Are you an honest person?
Can anyone ever fully say “yes” or “no” to that question? Most of us have been learning how to be honest since we were in grade school, but it’s not always easy to do in real life. The fact is, there are a lot of gray areas when it comes to ethics.
To give you insights into the value of honesty, we partnered with CPA Academy to bring you a webinar “Painless December Ethics CPE.” The webinar was hosted by Caleb Newquist, Gusto’s Editor-at-Large, and Greg Kyte, founder of Comedy CPE.
Greg Kyte is a unique voice in the world of accounting. He’s been a stand-up comedian for over a decade and has shared the stage with many notable comedians. In merging comedy with accounting, he captures his audience’s attention and helps them to laugh and learn at the same time. Greg is known for his witty and ironic insights that provide much-needed perspective on the industry.
In this article, you’ll learn about the nuances of honesty and dishonesty, how to assess your own level of sincerity, and why some people don’t know how to be honest.
What does honesty look like in real life?
Greg and Caleb started off their discussion by introducing language to describe the gray area of ethics. They urged their viewers not to think of honesty as black and white, as being totally truthful or entirely deceptive are extreme behaviors most people can’t relate to. Instead, they asked viewers to rate themselves on a scale ranging from generally honest to generally dishonest.
“What do you mean by generally honest? If you’re saying, ‘Are people perfectly honest?’ well, everybody would say no. But if we’re saying generally honest, [we’re looking at] how people [carry] themselves on a day-to-day basis?”– Greg Kyte
People are complex. Ethics are complex. Limiting the way we see things to binary opposites of black and white doesn’t reflect reality. To demonstrate this point, Greg and Caleb brought up research that demonstrates how people lie an average of three times in a ten minutes conversation. Social scientists concluded that people regularly lie in order to appear more likable and competent.
While the numbers may seem startling, they make sense when you consider how white lies and stretching the truth are generally considered harmless. Additionally, people use dishonesty as a protective mechanism. For example, if someone asked another person a personal question that they didn’t feel comfortable answering, they might lie in their answer.
“[If I say that I’m] generally honest, [it doesn’t mean I’m perfect]. [It means that] when I look at myself in the mirror, and I think about myself, … I consider myself to be a generally honest person. And that’s how I run myself on a day-to-day basis.”– Greg Kyte
In the world of accounting, unnecessary lying still happens frequently. Greg and Caleb pointed out that the majority of the trillions of dollars lost to fraud every year is made up of small-scale operations or everyday occurrences. The Association of Certified Fraud Examiners estimates that 3.7 trillion dollars are lost to fraud every year.
In other words, the majority of fraudsters commit small crimes, and they may be people you wouldn’t consider to be immoral. Since most people are at least somewhat dishonest, they can easily be swayed to commit crimes when under pressure such as debt, and they have the opportunity to commit fraud, such as having access to financial documents. At least, this is how the Association of Certified Fraud Examiners—developers of the Fraud Triangle theory—would see it.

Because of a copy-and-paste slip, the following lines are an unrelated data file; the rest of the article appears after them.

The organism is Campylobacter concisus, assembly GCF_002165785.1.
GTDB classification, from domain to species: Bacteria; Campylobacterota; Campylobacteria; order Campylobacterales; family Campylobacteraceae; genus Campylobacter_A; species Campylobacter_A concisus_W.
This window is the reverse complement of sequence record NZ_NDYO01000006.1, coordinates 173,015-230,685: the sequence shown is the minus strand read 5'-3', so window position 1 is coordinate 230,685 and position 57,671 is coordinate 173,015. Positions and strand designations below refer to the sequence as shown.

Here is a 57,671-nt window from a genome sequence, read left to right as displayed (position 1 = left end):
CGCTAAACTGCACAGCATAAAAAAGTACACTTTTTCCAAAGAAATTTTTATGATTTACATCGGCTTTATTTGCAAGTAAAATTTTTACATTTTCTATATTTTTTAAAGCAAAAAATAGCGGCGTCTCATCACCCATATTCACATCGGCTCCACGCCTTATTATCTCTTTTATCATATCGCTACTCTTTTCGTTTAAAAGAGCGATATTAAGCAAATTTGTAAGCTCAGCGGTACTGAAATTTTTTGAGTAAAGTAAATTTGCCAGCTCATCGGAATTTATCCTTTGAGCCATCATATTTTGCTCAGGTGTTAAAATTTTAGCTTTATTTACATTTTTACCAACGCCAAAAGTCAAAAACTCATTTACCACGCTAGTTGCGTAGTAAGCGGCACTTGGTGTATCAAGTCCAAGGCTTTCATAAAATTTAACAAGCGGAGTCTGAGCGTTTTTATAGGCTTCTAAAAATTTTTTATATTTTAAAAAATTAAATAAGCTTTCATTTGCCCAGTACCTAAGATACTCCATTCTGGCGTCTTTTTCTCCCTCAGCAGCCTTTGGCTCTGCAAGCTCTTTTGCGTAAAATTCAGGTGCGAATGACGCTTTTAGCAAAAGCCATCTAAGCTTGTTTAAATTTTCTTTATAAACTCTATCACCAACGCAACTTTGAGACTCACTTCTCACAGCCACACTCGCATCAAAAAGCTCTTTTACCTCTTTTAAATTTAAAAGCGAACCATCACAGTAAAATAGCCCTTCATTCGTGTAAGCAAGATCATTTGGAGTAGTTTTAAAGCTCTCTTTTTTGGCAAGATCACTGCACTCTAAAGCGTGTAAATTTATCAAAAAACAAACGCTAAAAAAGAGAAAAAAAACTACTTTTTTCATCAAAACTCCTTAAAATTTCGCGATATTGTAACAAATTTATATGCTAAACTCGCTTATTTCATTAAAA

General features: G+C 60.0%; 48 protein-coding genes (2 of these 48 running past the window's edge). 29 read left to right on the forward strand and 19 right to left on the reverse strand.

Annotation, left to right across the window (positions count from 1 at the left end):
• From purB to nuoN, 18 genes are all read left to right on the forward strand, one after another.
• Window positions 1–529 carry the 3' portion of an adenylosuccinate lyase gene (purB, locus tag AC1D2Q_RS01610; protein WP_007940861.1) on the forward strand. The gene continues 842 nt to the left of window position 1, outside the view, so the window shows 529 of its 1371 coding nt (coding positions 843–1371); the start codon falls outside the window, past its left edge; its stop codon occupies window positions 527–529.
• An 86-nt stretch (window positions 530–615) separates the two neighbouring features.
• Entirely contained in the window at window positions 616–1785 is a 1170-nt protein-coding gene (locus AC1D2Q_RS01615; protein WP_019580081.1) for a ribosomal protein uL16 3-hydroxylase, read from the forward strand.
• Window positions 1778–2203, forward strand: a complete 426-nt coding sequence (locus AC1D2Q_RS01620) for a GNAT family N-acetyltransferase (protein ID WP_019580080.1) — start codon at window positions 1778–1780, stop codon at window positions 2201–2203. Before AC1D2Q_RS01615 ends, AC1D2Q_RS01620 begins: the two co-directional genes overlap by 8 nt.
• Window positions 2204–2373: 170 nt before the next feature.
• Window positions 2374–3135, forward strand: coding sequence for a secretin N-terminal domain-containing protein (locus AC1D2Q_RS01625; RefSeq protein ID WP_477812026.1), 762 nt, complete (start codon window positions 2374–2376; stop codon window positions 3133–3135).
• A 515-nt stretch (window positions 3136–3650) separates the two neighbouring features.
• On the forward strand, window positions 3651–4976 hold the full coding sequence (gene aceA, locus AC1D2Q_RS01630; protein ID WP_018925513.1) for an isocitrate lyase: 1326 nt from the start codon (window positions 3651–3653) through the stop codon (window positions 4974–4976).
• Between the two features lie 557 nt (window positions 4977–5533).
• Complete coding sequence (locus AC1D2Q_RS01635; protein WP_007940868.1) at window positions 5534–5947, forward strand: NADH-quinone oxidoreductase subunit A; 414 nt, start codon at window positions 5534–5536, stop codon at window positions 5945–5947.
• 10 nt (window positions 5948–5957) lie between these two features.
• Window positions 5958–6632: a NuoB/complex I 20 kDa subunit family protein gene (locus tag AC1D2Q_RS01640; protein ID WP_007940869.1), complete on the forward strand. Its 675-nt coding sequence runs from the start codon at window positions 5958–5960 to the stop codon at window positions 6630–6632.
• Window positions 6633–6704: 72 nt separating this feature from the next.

According to this philosophy, financial pressure plus opportunity creates the conditions for people to commit fraud. Additionally, fraudsters may go to great lengths to rationalize their behavior. Let’s say a CPA with mounting debt via a recent divorce has access to his company’s financial documentation on a regular basis, and perhaps there is no oversight or checks and balances that would make theft visible. He has opportunity and pressure, so now he begins to rationalize manipulating the balance sheets—he reasons that he’ll just do it once, to pay off his debts, and anyway the company is doing well and won’t even notice it’s happening.
Small-scale financial crimes happen more regularly than most of us would like to believe.
How can you assess if you’re generally honest?
One of the best ways to assess for general honesty is to see which actions you take when you’re not being held accountable. Public accountability keeps people in check most of the time, such as when someone has to sign a document that they’ve filled out and attest to its truthfulness. So what happens when no one is looking?
Every day, we’re presented with opportunities to choose between right and wrong. Luckily, many of us will choose honesty most of the time. Common scenarios in which a person chooses honesty despite not having accountability include:
- Paying for a bus ticket even if no one is checking for it
- Telling a store clerk that they gave you too much change
- Contacting a person who left their laptop in a coffee shop
- Calling someone who dropped their wallet in a department store
Do you do the right thing, even if no one will know but you? Do you take the less truthful road if you won’t get caught? Greg shared how he assessed that he was a generally honest person by relating a story.
“I’m in the Burger King drive-through [and] the lady gives me too much change by $1, and reflexively I say, ‘Wait, you gave me too much change.’ And I give it back to her when clearly I could just be like, ‘Thanks’, and move on. … I felt like it was proof of my general honesty that my reflexive nature, without even thinking about it or contemplating what to do, was to give her the money back. That was proof [that I’m generally honest].”– Greg Kyte